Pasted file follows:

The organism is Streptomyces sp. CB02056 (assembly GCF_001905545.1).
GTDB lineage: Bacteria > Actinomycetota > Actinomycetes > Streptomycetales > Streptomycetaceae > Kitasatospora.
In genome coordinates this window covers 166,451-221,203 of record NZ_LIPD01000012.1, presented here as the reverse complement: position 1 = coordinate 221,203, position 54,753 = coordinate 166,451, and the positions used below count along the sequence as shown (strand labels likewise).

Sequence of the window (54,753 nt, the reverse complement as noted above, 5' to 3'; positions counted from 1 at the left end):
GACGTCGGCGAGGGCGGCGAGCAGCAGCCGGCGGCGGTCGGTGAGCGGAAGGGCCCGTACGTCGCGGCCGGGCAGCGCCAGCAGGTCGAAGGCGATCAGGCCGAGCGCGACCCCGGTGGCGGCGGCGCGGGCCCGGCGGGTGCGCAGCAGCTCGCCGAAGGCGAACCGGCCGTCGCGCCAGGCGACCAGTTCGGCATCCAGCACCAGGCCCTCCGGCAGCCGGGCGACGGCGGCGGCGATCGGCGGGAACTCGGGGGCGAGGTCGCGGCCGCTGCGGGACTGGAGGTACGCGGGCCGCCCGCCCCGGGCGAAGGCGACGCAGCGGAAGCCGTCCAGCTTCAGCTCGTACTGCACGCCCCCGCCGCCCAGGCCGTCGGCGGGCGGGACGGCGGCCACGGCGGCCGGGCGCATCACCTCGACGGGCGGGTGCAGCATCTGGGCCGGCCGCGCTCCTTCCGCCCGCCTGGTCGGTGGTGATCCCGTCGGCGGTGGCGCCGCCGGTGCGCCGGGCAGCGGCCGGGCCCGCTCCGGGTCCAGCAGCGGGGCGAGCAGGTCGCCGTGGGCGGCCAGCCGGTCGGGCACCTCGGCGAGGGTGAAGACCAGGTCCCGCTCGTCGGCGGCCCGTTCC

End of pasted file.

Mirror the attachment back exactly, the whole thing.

The organism is Streptomyces sp. CB02056 (assembly GCF_001905545.1).
GTDB lineage: Bacteria > Actinomycetota > Actinomycetes > Streptomycetales > Streptomycetaceae > Kitasatospora.
In genome coordinates this window covers 166,451-221,203 of record NZ_LIPD01000012.1, presented here as the reverse complement: position 1 = coordinate 221,203, position 54,753 = coordinate 166,451, and the positions used below count along the sequence as shown (strand labels likewise).

Sequence of the window (54,753 nt, the reverse complement as noted above, 5' to 3'; positions counted from 1 at the left end):
GACGTCGGCGAGGGCGGCGAGCAGCAGCCGGCGGCGGTCGGTGAGCGGAAGGGCCCGTACGTCGCGGCCGGGCAGCGCCAGCAGGTCGAAGGCGATCAGGCCGAGCGCGACCCCGGTGGCGGCGGCGCGGGCCCGGCGGGTGCGCAGCAGCTCGCCGAAGGCGAACCGGCCGTCGCGCCAGGCGACCAGTTCGGCATCCAGCACCAGGCCCTCCGGCAGCCGGGCGACGGCGGCGGCGATCGGCGGGAACTCGGGGGCGAGGTCGCGGCCGCTGCGGGACTGGAGGTACGCGGGCCGCCCGCCCCGGGCGAAGGCGACGCAGCGGAAGCCGTCCAGCTTCAGCTCGTACTGCACGCCCCCGCCGCCCAGGCCGTCGGCGGGCGGGACGGCGGCCACGGCGGCCGGGCGCATCACCTCGACGGGCGGGTGCAGCATCTGGGCCGGCCGCGCTCCTTCCGCCCGCCTGGTCGGTGGTGATCCCGTCGGCGGTGGCGCCGCCGGTGCGCCGGGCAGCGGCCGGGCCCGCTCCGGGTCCAGCAGCGGGGCGAGCAGGTCGCCGTGGGCGGCCAGCCGGTCGGGCACCTCGGCGAGGGTGAAGACCAGGTCCCGCTCGTCGGCGGCCCGTTCC